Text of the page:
by David C. Taylor
Mystery & Thrillers
Pub Date 01 May 2019
This fascinating thriller is deeply disturbing on several counts. First, it brings up an important but ignoble part of US history - the use of Nazi agents and scientists on the grounds that it was better to have them working against Russia. Second, it reminds readers of the ruthlessness of the early CIA, and the willingness to experiment on our own in hopes of developing new weapons and new ways of extracting information from foreign agents.
What starts as the apparently meaningless murder of a hansom cab driver leads Detective Michael Cassidy into the dangerous world of spies. All the while, someone is playing a dangerous game of cat and mouse with Michael - showing just how close to death he is at any moment.
The novel is good, but dense, and difficult to face at times. The action progresses slowly, which can put off the reader. It does, however, speed up towards the end. I was left with a good impression, but it might be hard for some readers to stick through the first third. This novel can definitely be considered noir, and will appeal to fans of the genre.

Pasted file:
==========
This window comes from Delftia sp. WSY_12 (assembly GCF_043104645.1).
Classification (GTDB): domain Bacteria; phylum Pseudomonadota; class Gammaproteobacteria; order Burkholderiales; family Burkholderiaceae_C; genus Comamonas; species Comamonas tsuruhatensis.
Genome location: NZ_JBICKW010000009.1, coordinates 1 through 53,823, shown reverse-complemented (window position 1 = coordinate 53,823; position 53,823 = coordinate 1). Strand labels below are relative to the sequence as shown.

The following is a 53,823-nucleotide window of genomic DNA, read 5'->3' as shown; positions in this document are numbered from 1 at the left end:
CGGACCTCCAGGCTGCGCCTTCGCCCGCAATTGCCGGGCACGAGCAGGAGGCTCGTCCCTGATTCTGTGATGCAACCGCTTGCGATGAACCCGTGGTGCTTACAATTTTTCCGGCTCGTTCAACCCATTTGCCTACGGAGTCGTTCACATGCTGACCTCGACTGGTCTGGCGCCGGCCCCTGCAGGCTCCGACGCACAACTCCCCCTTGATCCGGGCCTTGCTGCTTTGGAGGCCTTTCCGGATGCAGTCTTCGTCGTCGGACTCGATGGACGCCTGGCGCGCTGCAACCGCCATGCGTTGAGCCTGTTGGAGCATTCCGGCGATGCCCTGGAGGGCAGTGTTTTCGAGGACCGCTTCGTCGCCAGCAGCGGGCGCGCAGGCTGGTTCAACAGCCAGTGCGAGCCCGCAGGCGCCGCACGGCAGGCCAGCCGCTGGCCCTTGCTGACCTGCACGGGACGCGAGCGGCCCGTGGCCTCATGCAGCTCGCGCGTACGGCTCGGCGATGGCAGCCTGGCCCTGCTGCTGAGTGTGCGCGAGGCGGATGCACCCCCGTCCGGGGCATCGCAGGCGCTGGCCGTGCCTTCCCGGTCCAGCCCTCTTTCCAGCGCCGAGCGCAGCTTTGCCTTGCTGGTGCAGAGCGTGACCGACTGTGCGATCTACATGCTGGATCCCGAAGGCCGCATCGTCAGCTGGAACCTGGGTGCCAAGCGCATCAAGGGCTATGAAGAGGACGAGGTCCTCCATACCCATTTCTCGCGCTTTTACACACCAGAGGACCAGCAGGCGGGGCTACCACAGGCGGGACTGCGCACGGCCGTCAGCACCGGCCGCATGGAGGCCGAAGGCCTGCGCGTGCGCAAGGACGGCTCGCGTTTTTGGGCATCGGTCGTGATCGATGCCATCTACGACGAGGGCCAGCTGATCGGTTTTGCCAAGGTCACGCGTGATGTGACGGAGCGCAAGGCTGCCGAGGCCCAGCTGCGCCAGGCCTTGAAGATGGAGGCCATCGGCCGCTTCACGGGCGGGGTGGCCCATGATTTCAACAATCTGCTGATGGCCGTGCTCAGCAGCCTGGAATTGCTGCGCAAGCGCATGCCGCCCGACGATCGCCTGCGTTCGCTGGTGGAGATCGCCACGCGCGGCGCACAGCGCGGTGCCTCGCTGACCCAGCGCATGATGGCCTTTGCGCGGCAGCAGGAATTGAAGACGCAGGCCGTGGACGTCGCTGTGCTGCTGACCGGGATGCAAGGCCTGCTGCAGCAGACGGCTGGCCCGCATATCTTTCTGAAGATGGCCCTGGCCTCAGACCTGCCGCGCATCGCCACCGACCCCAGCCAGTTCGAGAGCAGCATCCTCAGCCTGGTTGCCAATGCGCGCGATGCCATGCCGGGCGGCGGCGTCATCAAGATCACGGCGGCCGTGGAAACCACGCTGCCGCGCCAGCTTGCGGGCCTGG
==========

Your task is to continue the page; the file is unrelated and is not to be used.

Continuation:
4 / 5
I received a copy of Night Watch from the publisher and Netgalley.com in exchange for an honest review.
"Fans of James R. Benn’s “Billy Boyle” novels will appreciate this fast-paced, intense story" – Library Journal Starred Review
"David Taylor's writing is simply superb, perfectly capturing the noir atmosphere of the times, and sweeping the reader through the storyline until the final page. The originators of the genre, Hammett and Chandler, would have been well pleased." Jim Napier, Reviewing the Evidence
New York, 1956. A couple walking through Central Park on a fall evening are confronted by a hansom cab driver, only to kill him and casually walk away. Who are the couple and did they know the man? A man commits suicide by throwing himself through a hotel window. His colleagues claim he was depressed - but is there more to it than that? Before Detective Michael Cassidy even begins investigating these cases, he is threatened by an unknown man – the reasons for which are unclear.
Are all three incidents connected? If so, how, and will Cassidy live long enough to find out before his would-be assassin claims his life?